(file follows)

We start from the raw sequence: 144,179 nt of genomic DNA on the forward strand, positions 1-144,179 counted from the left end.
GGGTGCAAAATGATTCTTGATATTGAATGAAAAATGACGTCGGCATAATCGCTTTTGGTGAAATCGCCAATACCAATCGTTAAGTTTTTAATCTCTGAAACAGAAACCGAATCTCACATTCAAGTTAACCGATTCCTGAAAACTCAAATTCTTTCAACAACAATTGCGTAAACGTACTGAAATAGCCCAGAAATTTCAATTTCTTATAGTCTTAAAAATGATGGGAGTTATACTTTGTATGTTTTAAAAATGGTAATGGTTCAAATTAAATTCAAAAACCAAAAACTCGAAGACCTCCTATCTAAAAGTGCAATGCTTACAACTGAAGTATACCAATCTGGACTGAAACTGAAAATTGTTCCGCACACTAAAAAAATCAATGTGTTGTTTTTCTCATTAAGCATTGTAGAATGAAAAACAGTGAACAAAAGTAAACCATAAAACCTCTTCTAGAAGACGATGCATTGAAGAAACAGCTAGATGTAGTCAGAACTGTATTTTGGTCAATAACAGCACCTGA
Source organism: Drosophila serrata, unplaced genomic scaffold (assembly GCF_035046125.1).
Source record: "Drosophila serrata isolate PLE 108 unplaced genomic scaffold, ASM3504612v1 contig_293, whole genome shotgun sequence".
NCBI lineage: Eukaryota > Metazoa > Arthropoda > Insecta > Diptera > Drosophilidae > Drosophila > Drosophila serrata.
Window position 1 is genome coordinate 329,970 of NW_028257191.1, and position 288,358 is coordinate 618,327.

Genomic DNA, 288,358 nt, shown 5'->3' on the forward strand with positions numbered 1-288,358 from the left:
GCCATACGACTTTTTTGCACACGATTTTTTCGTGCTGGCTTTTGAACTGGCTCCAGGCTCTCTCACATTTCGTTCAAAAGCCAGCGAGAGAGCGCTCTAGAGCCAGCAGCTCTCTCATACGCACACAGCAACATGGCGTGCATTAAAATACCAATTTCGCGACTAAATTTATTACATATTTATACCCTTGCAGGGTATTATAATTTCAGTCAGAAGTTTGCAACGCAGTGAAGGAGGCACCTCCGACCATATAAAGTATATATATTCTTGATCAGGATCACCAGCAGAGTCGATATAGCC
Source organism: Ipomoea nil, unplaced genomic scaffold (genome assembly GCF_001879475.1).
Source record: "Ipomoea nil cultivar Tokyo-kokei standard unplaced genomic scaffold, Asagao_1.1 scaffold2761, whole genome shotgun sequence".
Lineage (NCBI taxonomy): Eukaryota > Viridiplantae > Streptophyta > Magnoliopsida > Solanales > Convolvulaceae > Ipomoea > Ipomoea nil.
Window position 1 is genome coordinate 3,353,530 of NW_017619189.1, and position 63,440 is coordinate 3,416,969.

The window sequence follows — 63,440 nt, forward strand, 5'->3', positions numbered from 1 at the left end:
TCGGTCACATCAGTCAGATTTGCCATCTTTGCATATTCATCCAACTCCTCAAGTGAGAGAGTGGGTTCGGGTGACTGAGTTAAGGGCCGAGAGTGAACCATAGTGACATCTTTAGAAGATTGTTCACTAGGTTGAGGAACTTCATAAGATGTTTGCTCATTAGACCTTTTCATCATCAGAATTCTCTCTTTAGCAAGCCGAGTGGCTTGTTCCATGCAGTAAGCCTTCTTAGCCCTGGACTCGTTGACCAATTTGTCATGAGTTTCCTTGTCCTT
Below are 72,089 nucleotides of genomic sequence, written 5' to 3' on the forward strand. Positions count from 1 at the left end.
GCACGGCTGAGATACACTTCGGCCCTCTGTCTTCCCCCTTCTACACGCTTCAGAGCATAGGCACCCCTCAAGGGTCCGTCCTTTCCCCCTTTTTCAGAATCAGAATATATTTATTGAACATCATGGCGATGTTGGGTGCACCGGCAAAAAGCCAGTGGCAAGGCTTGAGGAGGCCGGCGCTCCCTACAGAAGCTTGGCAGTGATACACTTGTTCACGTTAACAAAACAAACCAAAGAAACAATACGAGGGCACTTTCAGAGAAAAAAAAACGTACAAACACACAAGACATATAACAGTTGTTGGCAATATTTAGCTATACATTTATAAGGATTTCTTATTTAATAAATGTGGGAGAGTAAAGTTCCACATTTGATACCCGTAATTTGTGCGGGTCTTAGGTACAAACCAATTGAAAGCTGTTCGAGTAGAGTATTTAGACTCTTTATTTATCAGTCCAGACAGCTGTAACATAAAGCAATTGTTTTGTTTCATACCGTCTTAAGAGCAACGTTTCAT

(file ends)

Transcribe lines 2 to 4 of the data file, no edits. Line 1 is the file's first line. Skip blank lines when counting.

GGGTGCAAAATGATTCTTGATATTGAATGAAAAATGACGTCGGCATAATCGCTTTTGGTGAAATCGCCAATACCAATCGTTAAGTTTTTAATCTCTGAAACAGAAACCGAATCTCACATTCAAGTTAACCGATTCCTGAAAACTCAAATTCTTTCAACAACAATTGCGTAAACGTACTGAAATAGCCCAGAAATTTCAATTTCTTATAGTCTTAAAAATGATGGGAGTTATACTTTGTATGTTTTAAAAATGGTAATGGTTCAAATTAAATTCAAAAACCAAAAACTCGAAGACCTCCTATCTAAAAGTGCAATGCTTACAACTGAAGTATACCAATCTGGACTGAAACTGAAAATTGTTCCGCACACTAAAAAAATCAATGTGTTGTTTTTCTCATTAAGCATTGTAGAATGAAAAACAGTGAACAAAAGTAAACCATAAAACCTCTTCTAGAAGACGATGCATTGAAGAAACAGCTAGATGTAGTCAGAACTGTATTTTGGTCAATAACAGCACCTGA
Source organism: Drosophila serrata, unplaced genomic scaffold (assembly GCF_035046125.1).
Source record: "Drosophila serrata isolate PLE 108 unplaced genomic scaffold, ASM3504612v1 contig_293, whole genome shotgun sequence".